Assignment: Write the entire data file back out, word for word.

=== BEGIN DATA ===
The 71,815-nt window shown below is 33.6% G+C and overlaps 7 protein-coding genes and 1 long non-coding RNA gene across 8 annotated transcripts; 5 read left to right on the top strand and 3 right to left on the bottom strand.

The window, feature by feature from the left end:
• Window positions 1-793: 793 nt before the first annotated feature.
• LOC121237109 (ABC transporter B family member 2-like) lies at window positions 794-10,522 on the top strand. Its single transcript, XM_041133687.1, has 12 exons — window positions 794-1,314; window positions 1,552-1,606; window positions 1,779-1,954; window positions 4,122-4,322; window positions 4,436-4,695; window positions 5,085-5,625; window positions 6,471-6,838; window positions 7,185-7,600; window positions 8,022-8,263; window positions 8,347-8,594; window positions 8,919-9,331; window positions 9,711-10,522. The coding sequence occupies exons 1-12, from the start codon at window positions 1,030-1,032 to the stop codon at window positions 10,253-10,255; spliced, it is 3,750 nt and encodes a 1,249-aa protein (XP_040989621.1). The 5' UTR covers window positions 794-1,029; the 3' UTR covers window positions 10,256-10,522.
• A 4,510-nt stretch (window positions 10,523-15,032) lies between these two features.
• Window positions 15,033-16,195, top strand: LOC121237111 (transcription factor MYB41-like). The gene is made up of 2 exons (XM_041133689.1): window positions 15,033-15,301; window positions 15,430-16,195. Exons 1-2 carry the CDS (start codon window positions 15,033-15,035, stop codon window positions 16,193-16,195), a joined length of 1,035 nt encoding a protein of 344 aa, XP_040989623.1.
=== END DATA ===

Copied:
The 71,815-nt window shown below is 33.6% G+C and overlaps 7 protein-coding genes and 1 long non-coding RNA gene across 8 annotated transcripts; 5 read left to right on the top strand and 3 right to left on the bottom strand.

The window, feature by feature from the left end:
• Window positions 1-793: 793 nt before the first annotated feature.
• LOC121237109 (ABC transporter B family member 2-like) lies at window positions 794-10,522 on the top strand. Its single transcript, XM_041133687.1, has 12 exons — window positions 794-1,314; window positions 1,552-1,606; window positions 1,779-1,954; window positions 4,122-4,322; window positions 4,436-4,695; window positions 5,085-5,625; window positions 6,471-6,838; window positions 7,185-7,600; window positions 8,022-8,263; window positions 8,347-8,594; window positions 8,919-9,331; window positions 9,711-10,522. The coding sequence occupies exons 1-12, from the start codon at window positions 1,030-1,032 to the stop codon at window positions 10,253-10,255; spliced, it is 3,750 nt and encodes a 1,249-aa protein (XP_040989621.1). The 5' UTR covers window positions 794-1,029; the 3' UTR covers window positions 10,256-10,522.
• A 4,510-nt stretch (window positions 10,523-15,032) lies between these two features.
• Window positions 15,033-16,195, top strand: LOC121237111 (transcription factor MYB41-like). The gene is made up of 2 exons (XM_041133689.1): window positions 15,033-15,301; window positions 15,430-16,195. Exons 1-2 carry the CDS (start codon window positions 15,033-15,035, stop codon window positions 16,193-16,195), a joined length of 1,035 nt encoding a protein of 344 aa, XP_040989623.1.